We're in an era of peak TV, but the fire hose flow of shows - from late-night comedy to scripted dramas - could come to a screeching halt very soon.
Members of the Writers Guild of America, which represents the scribes behind television and movies, overwhelmingly voted Monday to authorize their union to call a strike. This comes as negotiations between the union and studios barrel toward a May 1 deadline, when the old contract expires.
Even though there are more shows than ever before and the small-screen business seems to be booming, writers have some major grievances with how Hollywood pays them, as well as with the guild's pension and health plans. And if an agreement cannot be worked out between the WGA and the Alliance of Motion Picture and Television Producers (which is representing the studios), writers will strike for the first time in a decade.
Here's what you need to know.
Q: How will a strike affect my daily intake of network, cable and streaming shows?
A: That all depends on how long a strike would last. Scripted shows could have to end their seasons early and viewers will see a big dent in the summer TV season.
But the most immediate effect would be felt by late-night comedy, where daily or weekly episodes are churned out of New York or Los Angeles, with legions of writers penning jokes, monologues and elaborate sketches.
That could be a big deal in 2017, with Donald Trump as president and a big appetite among viewers for political comedy on TV. For instance, "Saturday Night Live" is experiencing some of its highest ratings in years, so much so that NBC decided to air its final four episodes live, coast to coast. There are still three episodes left before SNL breaks for the summer - May 6, 13 and 20 - that could never get made. NBC also planned special prime-time, 30-minute editions of "Weekend Update" for August. Comedy Central will premiere a Trump-parody talk show this week, and roll out a new post-"Daily Show" series in the fall.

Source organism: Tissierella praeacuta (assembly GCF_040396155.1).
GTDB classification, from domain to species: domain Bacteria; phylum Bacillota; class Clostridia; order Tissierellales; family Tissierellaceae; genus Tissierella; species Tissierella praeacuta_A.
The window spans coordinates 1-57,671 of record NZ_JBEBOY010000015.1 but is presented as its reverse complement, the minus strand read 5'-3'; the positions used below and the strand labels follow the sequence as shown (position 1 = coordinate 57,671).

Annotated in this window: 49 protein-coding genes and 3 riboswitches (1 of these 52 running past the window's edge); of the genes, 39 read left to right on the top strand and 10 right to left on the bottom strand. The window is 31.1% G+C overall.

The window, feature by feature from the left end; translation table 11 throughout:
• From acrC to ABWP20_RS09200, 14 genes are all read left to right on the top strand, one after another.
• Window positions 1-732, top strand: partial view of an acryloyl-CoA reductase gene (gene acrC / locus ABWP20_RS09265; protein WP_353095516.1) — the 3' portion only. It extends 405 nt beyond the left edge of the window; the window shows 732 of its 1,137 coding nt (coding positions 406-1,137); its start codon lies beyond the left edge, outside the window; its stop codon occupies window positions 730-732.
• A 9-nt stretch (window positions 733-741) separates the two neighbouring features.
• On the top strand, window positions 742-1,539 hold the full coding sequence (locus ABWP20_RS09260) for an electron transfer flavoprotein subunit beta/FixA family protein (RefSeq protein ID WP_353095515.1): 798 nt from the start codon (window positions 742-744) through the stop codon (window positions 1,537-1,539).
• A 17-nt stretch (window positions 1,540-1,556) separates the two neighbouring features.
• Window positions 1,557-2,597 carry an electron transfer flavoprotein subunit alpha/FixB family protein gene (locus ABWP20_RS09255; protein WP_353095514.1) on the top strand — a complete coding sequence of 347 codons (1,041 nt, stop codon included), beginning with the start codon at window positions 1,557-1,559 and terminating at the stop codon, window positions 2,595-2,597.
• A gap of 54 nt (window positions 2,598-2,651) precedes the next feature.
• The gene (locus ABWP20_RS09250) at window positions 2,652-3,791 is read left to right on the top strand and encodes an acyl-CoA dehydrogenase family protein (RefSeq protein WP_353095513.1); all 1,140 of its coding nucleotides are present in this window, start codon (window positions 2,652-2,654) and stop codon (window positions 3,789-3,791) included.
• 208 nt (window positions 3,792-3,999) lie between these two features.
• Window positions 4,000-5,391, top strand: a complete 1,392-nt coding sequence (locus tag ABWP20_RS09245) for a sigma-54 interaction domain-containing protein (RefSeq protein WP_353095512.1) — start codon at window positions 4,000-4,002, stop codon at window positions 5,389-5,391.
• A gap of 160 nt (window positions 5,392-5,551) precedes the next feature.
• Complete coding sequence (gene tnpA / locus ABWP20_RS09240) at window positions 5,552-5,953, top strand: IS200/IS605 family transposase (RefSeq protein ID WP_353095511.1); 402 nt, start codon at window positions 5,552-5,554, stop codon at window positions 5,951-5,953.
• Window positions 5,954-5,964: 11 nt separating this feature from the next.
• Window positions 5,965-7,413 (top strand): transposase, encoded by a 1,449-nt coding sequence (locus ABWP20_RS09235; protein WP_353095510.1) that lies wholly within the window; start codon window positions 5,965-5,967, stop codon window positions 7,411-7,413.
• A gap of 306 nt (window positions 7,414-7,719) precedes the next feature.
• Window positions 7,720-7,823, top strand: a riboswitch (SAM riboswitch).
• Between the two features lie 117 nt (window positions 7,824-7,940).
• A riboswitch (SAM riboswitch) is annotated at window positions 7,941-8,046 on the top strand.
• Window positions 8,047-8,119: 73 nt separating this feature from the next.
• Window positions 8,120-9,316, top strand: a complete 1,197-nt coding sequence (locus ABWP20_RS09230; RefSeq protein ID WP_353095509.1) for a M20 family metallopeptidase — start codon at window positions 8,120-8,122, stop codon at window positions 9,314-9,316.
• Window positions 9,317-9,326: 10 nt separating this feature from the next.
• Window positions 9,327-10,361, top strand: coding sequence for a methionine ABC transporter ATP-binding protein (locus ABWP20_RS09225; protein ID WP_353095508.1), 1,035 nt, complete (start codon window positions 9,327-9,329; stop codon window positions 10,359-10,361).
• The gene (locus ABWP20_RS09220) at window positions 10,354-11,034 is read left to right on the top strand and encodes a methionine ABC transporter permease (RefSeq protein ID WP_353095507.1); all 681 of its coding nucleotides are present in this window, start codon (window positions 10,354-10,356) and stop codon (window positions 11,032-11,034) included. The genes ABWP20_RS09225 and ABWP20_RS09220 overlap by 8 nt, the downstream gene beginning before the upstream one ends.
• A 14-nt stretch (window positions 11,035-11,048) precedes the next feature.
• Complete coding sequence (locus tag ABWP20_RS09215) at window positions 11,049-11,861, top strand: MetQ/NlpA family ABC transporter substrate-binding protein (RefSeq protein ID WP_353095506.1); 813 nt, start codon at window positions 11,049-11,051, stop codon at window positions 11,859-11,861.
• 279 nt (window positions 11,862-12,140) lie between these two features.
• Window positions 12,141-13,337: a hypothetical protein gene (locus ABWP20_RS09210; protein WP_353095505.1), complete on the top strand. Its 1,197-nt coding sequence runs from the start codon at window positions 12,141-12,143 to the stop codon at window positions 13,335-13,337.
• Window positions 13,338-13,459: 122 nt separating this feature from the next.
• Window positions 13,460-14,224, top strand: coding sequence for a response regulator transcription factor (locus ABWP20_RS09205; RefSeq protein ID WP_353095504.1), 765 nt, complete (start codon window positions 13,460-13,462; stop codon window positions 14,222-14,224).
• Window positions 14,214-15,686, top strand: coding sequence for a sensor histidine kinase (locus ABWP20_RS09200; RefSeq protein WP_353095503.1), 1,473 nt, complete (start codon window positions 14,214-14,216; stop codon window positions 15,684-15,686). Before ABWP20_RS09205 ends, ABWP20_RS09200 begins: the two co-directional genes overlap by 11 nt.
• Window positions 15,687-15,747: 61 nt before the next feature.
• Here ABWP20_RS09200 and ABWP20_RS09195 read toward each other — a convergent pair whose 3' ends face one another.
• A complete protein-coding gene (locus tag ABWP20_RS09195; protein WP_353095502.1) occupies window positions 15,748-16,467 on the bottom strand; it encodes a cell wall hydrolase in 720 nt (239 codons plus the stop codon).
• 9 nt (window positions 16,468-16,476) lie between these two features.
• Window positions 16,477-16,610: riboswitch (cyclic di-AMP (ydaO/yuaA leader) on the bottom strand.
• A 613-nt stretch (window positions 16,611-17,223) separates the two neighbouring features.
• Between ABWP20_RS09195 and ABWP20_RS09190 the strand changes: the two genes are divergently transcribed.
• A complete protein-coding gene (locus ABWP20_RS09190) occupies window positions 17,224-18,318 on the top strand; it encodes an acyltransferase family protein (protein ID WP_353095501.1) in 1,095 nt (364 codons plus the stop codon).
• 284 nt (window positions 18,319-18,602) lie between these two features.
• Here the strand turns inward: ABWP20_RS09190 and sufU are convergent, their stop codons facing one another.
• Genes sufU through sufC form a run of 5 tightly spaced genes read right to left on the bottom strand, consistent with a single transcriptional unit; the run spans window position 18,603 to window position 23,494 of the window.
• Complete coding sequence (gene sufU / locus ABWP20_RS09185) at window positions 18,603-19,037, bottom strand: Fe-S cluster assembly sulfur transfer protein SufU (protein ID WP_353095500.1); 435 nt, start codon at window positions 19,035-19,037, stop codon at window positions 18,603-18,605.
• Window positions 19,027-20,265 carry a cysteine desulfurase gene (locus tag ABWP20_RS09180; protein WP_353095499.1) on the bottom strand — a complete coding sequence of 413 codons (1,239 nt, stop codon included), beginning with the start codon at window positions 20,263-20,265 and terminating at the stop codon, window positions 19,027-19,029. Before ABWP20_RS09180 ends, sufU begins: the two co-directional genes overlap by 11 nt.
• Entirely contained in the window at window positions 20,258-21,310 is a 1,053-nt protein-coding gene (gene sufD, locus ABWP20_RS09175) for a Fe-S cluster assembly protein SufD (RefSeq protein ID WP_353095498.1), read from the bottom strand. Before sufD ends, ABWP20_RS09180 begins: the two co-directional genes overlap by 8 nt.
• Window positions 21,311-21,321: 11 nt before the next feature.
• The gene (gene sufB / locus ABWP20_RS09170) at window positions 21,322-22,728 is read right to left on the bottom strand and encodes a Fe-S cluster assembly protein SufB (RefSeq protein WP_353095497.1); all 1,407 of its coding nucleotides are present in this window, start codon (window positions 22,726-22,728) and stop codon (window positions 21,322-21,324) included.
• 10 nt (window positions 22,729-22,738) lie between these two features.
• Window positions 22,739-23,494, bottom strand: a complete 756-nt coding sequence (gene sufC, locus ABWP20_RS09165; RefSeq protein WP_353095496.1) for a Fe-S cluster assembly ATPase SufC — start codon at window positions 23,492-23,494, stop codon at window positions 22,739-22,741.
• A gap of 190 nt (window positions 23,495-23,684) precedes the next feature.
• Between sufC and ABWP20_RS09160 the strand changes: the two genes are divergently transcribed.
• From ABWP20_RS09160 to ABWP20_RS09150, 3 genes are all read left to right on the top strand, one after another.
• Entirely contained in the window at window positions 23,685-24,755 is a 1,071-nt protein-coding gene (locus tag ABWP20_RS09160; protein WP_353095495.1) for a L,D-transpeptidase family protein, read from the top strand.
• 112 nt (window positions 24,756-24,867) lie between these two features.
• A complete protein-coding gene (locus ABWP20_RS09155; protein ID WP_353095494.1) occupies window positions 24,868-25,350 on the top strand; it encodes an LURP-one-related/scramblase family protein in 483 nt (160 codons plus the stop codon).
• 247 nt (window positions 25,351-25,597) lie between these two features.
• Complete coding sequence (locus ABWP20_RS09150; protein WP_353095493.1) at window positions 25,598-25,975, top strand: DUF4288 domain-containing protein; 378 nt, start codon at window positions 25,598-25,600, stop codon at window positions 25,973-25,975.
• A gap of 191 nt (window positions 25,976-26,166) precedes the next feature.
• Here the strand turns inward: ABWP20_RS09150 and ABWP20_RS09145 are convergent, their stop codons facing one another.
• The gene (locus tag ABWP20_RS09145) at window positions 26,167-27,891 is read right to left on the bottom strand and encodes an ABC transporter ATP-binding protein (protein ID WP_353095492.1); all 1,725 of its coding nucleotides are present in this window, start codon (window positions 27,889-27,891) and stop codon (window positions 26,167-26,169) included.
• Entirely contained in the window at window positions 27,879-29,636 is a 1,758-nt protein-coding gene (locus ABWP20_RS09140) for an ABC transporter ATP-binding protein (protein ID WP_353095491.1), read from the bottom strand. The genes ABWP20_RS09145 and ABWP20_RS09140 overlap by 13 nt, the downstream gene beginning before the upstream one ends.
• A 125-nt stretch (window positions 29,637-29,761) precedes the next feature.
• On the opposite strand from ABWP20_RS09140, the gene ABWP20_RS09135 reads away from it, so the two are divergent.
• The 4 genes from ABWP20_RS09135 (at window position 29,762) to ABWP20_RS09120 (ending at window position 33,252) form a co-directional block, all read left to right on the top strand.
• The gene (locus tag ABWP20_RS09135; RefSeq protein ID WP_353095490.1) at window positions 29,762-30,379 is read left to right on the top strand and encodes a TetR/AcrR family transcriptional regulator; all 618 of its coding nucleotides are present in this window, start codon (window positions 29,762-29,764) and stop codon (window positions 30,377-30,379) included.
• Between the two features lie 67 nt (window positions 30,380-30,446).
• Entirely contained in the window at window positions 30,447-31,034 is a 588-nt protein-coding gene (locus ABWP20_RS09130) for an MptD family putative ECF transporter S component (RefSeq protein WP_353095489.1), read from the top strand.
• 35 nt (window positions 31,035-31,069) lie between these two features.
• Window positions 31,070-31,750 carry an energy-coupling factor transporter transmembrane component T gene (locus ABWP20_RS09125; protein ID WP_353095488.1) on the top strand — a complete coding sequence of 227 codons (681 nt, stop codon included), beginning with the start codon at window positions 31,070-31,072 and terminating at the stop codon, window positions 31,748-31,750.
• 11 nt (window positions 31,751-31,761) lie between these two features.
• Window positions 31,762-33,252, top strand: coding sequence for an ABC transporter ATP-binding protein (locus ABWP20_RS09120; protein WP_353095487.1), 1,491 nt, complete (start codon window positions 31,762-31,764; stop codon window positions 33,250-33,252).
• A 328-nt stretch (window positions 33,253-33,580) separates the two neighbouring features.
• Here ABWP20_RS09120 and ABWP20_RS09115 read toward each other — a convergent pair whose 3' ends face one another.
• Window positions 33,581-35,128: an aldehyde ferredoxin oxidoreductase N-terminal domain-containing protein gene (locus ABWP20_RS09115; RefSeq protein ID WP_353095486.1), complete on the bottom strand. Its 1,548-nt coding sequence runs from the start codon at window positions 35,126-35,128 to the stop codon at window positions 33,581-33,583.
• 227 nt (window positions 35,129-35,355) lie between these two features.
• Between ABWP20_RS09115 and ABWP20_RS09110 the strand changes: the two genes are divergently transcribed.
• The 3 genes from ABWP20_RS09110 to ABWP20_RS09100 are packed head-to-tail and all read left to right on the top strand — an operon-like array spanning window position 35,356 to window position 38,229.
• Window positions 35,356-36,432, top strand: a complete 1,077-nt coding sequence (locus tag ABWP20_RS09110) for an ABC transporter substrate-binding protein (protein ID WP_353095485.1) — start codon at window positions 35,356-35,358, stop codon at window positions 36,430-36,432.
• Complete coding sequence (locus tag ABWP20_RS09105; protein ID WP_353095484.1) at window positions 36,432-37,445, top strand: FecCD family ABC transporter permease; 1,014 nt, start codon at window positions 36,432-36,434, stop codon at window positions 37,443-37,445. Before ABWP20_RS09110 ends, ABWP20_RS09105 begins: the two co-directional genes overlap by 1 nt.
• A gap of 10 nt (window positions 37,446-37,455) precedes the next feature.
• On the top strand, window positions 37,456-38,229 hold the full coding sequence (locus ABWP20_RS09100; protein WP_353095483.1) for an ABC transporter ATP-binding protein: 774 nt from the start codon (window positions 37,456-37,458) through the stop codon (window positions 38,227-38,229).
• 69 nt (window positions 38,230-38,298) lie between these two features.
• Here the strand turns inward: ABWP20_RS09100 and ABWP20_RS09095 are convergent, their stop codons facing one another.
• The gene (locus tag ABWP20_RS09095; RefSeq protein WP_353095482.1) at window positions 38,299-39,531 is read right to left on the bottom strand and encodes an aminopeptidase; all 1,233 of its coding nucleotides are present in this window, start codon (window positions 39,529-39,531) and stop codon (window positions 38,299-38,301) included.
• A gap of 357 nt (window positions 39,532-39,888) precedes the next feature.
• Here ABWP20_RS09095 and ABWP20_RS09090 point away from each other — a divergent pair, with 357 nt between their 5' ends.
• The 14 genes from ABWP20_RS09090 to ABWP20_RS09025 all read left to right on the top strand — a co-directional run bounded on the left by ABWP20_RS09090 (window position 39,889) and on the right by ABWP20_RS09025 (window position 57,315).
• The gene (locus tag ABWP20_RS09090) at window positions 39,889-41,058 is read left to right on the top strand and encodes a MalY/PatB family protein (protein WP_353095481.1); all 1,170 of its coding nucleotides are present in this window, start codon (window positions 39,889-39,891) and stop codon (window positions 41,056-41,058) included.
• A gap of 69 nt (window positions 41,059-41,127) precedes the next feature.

Putting late night aside, it's possible a whole bunch of viewers won't notice too much of a difference because of the ability to binge-watch on streaming services such as Netflix and Hulu. A strike may end up being the time viewers just catch up on all that good TV they missed.
Q: Will writers actually strike?
A: Maybe. Maybe not. Monday's vote authorizes the guild (which is the combined effort of two unions representing writers in the east and west) to call a strike. Among eligible members who cast ballots, 96 percent of them voted to authorize the strike. But the guild and studios still have a week to hash things out and finalize a new contract. After May 1, the old contract expires and the union has promised a work stoppage.
"Should this occur, writing for television, feature films and digital series will cease," the guild said in a letter to media buyers earlier this month. The guild announced it would resume talks on Tuesday.
So, basically, the studios and union have a week to work things out. And the studios have publicly been keeping mum.